7. As set forth in Dillon, 441 P.2d at 920, the bystander rules consider: “(1) Whether plaintiff was located near the scene of the accident as contrasted with one who was a distance away from it; (2) Whether the shock resulted from a direct emotional impact upon plaintiff from the sensory and contemporaneous observance of the accident, as contrasted with learning of the accident from others after its occurrence; and (3) Whether plaintiff and the victim were closely related, as contrasted with an absence of any relationship or the presence of only a distant relationship.” Id

    ↑ Back to top
  8. Prima Facie Tort

    1. Introduction

      The victim of the nonconsensual online publication of intimate photographs or videos may try to sue under a common law prima facie tort claim, as it would be identical to claims for IIED. However, because Texas courts do not observe a prima facie tort claim, a WMC Texas-based plaintiff should move forward with an IIED claim instead..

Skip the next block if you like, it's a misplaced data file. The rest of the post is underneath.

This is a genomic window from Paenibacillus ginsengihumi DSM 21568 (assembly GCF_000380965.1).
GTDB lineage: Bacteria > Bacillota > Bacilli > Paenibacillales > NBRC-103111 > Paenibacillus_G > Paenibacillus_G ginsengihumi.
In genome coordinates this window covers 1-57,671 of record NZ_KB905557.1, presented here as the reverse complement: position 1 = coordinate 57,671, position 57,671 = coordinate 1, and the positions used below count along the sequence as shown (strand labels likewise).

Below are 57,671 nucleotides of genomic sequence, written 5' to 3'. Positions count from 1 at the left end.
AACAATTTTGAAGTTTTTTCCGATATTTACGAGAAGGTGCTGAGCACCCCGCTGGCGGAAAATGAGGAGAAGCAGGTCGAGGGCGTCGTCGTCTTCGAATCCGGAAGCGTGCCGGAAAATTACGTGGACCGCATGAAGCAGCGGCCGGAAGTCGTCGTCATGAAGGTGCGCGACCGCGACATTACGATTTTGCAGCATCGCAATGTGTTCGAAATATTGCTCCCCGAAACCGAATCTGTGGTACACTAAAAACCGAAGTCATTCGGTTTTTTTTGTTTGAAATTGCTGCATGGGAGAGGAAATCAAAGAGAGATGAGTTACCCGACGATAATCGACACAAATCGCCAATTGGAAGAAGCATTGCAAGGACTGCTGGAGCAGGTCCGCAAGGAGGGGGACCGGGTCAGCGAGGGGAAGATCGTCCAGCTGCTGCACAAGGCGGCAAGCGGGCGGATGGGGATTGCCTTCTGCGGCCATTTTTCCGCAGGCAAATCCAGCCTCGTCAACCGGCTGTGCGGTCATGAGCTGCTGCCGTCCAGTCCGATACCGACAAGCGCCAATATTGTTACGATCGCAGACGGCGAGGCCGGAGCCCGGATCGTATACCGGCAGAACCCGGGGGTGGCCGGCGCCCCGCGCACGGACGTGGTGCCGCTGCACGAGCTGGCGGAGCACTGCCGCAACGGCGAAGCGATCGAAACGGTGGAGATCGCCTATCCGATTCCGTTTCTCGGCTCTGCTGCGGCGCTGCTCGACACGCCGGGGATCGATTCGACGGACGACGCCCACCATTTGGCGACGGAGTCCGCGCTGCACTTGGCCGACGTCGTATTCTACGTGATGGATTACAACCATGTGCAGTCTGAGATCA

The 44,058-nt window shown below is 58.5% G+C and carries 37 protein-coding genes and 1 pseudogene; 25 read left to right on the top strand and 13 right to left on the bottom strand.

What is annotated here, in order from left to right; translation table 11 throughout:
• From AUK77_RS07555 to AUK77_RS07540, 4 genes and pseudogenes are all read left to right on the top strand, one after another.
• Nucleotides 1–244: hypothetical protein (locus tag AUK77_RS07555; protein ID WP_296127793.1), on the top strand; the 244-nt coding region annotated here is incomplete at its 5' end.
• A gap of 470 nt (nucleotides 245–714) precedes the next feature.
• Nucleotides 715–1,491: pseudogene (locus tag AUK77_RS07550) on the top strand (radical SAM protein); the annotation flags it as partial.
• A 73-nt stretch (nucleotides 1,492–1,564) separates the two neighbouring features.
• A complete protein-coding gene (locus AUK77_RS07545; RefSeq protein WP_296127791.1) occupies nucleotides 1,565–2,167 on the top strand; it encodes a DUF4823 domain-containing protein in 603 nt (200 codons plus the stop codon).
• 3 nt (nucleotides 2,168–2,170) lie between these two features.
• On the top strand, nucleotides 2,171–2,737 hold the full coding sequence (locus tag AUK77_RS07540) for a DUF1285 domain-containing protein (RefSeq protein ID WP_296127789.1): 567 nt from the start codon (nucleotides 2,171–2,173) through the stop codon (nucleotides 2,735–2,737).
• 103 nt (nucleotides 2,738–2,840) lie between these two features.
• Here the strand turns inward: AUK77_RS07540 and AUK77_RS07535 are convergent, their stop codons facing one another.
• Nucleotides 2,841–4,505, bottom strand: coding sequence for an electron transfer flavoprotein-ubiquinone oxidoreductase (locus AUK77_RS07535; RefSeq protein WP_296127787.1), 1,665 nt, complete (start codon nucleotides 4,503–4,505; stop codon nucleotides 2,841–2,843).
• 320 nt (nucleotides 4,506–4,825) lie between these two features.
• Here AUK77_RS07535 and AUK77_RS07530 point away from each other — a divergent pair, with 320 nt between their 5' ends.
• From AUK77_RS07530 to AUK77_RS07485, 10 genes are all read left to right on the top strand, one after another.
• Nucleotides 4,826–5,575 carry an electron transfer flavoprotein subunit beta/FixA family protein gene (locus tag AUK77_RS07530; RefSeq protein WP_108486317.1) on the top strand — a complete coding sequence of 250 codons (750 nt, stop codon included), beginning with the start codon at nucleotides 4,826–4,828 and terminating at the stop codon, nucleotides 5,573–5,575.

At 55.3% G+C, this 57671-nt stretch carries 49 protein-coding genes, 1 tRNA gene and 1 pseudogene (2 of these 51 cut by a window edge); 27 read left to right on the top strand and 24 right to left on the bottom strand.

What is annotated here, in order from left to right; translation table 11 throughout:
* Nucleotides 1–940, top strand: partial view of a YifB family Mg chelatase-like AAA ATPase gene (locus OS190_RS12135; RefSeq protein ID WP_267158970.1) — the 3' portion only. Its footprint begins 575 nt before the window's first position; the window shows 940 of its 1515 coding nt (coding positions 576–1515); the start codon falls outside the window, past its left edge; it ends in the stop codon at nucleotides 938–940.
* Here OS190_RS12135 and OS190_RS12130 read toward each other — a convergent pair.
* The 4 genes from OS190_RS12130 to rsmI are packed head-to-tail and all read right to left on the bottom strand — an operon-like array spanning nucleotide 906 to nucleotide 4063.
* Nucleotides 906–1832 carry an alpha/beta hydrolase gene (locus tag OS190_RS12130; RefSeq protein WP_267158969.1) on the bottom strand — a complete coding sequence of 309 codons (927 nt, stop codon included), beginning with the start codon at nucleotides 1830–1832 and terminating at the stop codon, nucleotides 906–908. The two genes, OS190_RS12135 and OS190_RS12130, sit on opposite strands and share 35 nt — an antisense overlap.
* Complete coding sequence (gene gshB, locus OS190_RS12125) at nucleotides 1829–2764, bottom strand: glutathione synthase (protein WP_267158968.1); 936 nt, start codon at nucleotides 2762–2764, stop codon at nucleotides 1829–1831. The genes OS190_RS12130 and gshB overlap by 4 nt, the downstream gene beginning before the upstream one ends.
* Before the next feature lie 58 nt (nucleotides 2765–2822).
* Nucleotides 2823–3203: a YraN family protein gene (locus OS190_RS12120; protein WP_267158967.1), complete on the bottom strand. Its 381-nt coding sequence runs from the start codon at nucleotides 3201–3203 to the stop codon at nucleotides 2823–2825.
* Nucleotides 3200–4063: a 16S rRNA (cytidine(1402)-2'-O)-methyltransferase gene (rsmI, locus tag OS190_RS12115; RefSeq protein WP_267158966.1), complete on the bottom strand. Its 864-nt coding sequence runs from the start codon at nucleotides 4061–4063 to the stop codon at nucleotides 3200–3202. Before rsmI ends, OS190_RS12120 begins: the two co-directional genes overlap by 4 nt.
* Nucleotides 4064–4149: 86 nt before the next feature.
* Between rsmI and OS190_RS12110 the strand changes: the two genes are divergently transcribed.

2. Elements
      1. An intent to injure on the part of the defendant;
      2. A lack of justification for the action; and
      3. Special damages, alleged with particularity.1
    3. Cases

      No such claim exists in Texas. Thus, there are no Texas cases that are factually relevant or analogous to WMC’s target situations at this time.

    4. Practice Pointers

      Texas has not expressly adopted a claim of prima facie tort.2 However, the elements of prima facie tort are nearly identical to those for IIED; thus, a WMC victim who cannot pursue a prima facie tort claim may still proceed on an IIED claim.

      The victim of the nonconsensual online publication of intimate photographs or videos may try to sue under a common law prima facie tort claim, as it would be identical to claims for IIED. However, because Texas courts do not observe a prima facie tort claim, a WMC Texas-based plaintiff should move forward with an IIED claim instead..

    5. Elements
      1. An intent to injure on the part of the defendant;
      2. A lack of justification for the action; and
      3. Special damages, alleged with particularity.1